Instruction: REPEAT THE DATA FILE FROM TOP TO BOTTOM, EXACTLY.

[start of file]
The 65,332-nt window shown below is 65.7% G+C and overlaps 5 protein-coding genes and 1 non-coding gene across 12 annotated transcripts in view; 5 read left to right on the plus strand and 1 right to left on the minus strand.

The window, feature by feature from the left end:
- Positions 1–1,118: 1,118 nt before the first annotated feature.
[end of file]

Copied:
The 65,332-nt window shown below is 65.7% G+C and overlaps 5 protein-coding genes and 1 non-coding gene across 12 annotated transcripts in view; 5 read left to right on the plus strand and 1 right to left on the minus strand.

The window, feature by feature from the left end:
- Positions 1–1,118: 1,118 nt before the first annotated feature.